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Submission on the Companies (Clarification of Dividend Rules in Companies) Amendment Bill

by Stephen on October 3rd, 2018


The explanatory note accompanying the (private member’s) Bill states that:

  • there is currently doubt about the ability of a company constitution to provide for ‘dry shares’ (shares which do not carry dividend rights in prescribed circumstances); and
  • the classic example is shares in a co-operative where the holder ceases supplying the co-operative.

However, the explanatory note continues by stating that the issue is broader than this – and that the uncertainty arises because of the interplay between sections 36 and 53 of the Companies Act.

As a fix, the Bill proposes to add a “for the avoidance of doubt doubt” tag-on to section 53(2) that nothing in that subsection prevents the constitution of a company providing that shares in a class do not confer a right to receive dividends in the circumstances specified in the constitution.

Divergence of views?

I noted that there appear to be two schools of thought:

  1. constitution can provide: that a company constitution can provide for different entitlements – but section 53 of the Companies Act makes it clear that the Board must not authorise a dividend in respect of some shares only in a class / at a different value per share for some shares in a class (i.e. the directors do not have a discretion to “stream” dividends by paying different entitlements – but can do so if it is prescribed by the constitution); or
  2. constitution cannot override section 53: that the effect of section 53 is that it is not possible to provide for different entitlements – even by specifying for them in the constitution.

My view, and I think the view which is shared by a number of experienced lawyers practising in this area, is that the first school of thought is the correct one.

Whilst the use of co-operatives is not confined to the rural economy, the first approach is at the heart of the wet share / dry share dichotomy that is commonly found in co-operative companies. And this approach also underpins the approach taken in the drafting of constitutions of companies that are not co-operatives – to provide for the automatic reclassification of shares into those in a different class if the shareholder’s circumstances change.

Typically a change of circumstances will be those where the shareholder ceases/resumes trading with the company. But, conceptually, the shareholders should be free to contract for other trigger events (for example where a working shareholder becomes a passive investor).  Amongst other things, the process of providing (hard-wiring) the knock-on impact of such changes into the constitution promotes transparency about the circumstances in which a shareholder’s entitlements will change.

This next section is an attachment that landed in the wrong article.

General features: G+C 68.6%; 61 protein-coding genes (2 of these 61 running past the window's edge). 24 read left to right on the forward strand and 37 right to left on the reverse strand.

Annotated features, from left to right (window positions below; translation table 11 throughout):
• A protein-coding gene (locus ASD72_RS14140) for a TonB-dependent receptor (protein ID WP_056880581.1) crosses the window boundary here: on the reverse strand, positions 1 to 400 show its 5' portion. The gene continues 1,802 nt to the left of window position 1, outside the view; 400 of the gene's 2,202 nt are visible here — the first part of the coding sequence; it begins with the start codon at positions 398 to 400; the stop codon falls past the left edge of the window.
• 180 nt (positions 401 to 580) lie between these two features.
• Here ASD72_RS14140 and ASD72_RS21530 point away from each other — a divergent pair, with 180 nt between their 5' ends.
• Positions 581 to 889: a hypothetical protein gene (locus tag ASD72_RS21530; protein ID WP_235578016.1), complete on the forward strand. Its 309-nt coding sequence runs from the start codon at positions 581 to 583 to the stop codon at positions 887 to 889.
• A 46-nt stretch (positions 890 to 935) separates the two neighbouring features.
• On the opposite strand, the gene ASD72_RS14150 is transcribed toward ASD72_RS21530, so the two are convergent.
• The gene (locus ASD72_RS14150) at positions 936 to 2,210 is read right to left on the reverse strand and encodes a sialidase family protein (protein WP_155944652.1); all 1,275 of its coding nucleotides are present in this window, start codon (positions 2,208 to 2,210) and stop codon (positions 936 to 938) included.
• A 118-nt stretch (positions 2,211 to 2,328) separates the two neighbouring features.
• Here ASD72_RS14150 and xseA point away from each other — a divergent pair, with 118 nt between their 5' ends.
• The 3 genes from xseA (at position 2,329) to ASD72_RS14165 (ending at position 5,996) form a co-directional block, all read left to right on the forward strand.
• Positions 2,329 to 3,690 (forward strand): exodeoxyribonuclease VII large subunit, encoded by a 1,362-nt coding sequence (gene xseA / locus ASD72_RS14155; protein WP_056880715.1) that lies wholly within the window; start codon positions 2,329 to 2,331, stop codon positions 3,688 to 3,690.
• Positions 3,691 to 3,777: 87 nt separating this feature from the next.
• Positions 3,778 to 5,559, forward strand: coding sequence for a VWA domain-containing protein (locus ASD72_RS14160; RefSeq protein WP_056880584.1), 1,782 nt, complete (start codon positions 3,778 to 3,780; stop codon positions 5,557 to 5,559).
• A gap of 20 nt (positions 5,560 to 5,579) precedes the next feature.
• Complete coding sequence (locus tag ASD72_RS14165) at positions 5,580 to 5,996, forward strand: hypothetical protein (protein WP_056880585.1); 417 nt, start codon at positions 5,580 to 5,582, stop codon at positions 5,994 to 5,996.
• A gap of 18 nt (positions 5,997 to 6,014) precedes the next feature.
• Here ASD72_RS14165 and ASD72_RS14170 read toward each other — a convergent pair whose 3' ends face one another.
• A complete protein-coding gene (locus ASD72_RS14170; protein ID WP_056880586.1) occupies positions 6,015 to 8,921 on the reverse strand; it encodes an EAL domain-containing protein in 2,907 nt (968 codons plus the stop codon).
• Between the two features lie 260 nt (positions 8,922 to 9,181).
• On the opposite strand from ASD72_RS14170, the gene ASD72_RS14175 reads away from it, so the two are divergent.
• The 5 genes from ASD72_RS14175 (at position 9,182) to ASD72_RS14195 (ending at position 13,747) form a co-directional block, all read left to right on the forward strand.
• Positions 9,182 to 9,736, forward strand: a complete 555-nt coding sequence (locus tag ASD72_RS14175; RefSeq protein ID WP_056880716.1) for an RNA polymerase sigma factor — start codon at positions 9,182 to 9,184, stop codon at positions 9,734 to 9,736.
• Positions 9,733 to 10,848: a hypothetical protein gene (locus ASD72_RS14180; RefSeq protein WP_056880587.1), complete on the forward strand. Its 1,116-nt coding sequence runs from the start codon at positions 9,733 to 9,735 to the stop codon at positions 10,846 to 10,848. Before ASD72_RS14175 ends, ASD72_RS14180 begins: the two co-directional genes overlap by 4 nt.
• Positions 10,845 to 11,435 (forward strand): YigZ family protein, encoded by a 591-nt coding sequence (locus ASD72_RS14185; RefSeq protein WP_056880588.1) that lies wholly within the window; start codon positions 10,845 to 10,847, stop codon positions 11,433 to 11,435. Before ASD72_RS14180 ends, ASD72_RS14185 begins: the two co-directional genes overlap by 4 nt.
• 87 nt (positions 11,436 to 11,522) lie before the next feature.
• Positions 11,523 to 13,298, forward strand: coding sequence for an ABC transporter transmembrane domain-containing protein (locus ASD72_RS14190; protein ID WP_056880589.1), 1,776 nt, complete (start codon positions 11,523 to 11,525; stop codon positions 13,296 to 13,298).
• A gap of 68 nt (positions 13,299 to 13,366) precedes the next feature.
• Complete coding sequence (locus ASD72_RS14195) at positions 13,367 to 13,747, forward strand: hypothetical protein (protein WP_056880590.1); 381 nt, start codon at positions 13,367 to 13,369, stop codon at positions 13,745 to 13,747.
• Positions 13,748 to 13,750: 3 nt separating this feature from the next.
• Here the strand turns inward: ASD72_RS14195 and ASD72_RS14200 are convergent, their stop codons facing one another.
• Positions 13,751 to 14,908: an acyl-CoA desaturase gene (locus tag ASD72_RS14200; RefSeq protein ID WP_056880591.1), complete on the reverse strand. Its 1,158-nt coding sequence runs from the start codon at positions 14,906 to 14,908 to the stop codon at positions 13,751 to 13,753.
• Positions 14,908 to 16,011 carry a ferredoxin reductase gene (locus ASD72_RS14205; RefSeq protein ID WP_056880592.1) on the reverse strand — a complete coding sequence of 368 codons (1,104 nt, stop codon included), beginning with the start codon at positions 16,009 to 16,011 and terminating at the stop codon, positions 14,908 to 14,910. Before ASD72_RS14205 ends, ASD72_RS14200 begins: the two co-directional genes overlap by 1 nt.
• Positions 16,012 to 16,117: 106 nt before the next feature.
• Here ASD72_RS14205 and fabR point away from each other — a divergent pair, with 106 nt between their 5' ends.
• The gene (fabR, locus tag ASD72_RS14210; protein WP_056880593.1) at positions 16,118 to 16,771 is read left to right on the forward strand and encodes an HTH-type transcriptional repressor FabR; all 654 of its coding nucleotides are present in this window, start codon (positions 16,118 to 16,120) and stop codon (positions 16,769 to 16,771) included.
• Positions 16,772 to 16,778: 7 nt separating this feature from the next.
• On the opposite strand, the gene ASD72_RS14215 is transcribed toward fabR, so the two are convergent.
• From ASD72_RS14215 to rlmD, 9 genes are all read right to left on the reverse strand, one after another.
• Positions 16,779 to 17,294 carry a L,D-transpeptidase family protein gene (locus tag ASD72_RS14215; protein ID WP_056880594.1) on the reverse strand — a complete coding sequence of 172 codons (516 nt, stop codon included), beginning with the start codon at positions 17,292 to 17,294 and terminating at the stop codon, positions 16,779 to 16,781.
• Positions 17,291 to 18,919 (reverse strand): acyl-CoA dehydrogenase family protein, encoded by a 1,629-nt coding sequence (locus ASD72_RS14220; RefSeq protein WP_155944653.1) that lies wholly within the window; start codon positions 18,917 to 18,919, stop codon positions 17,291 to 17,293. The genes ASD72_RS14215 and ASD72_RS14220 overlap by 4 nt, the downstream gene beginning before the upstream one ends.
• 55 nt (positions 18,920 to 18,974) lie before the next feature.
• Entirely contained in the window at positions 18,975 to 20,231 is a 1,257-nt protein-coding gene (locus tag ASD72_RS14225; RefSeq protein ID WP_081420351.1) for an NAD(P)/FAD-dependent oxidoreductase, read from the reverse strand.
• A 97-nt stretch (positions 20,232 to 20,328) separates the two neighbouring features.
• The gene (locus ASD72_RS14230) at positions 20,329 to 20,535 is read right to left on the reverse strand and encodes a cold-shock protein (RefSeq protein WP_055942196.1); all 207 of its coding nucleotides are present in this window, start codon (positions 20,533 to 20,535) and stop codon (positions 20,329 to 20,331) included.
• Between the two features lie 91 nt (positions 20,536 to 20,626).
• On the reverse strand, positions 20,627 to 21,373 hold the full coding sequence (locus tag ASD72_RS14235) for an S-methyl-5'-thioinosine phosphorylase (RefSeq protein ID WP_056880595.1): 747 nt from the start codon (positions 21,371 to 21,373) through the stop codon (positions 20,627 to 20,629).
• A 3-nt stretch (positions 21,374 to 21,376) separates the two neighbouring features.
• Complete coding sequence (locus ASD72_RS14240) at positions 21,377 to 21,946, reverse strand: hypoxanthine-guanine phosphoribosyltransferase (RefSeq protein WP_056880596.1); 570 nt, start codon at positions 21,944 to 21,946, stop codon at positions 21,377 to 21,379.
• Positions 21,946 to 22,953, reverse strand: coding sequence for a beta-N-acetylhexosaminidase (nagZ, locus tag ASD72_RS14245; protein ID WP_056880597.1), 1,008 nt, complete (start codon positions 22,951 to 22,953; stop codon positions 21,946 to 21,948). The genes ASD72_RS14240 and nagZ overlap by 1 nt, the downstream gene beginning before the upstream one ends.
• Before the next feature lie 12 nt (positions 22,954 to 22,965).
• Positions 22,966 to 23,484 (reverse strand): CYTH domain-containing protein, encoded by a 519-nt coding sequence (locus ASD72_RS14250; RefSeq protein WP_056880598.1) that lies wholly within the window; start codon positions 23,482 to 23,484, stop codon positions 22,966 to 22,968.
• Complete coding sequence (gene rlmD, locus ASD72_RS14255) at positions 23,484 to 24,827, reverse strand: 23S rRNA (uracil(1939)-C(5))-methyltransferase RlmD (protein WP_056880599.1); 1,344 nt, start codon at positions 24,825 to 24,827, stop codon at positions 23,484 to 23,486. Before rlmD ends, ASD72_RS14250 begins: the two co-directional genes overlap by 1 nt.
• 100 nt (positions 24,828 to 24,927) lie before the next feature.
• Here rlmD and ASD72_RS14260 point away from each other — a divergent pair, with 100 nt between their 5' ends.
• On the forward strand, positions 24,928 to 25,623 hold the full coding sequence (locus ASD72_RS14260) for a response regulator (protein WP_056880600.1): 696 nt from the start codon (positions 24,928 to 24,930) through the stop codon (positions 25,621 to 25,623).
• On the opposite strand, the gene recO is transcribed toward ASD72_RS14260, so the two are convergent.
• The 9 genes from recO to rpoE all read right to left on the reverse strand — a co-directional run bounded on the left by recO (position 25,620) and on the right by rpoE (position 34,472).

From this, it is logical that only if section 53 is an irrevocable rule which cannot be overridden by the constitution – that there is a problem that needs fixing.

However, there does not appear to be an impediment in the Companies Act that prevents a constitution from specifying that shares of a certain class have reduced or enhanced rights – based on a trigger event.

Concluding comments

The effect of a constitution is that of a contract between the company and each shareholder (and the shareholders amongst themselves). Accordingly, if shareholders can contract to subscribe or purchase shares in different classes with different entitlements, then there does not seem to be any good reason why they should they not be able to contract for shares of the same class with different entitlements.

Only if my view and (anecdotally) that of a number of other experienced lawyers is wrong (and the second school of thought is shown to be correct) then the thinking which appears to underpin the Bill becomes relevant.

That is the ability to “stream” dividends is consistent with enabling shareholders to have the necessary freedom to contract for such arrangements as between themselves.  In short, if shareholders can agree to take up shares in different classes with different earnings entitlements – why should they not be able to agree to take up shares of the same class with differing entitlements?


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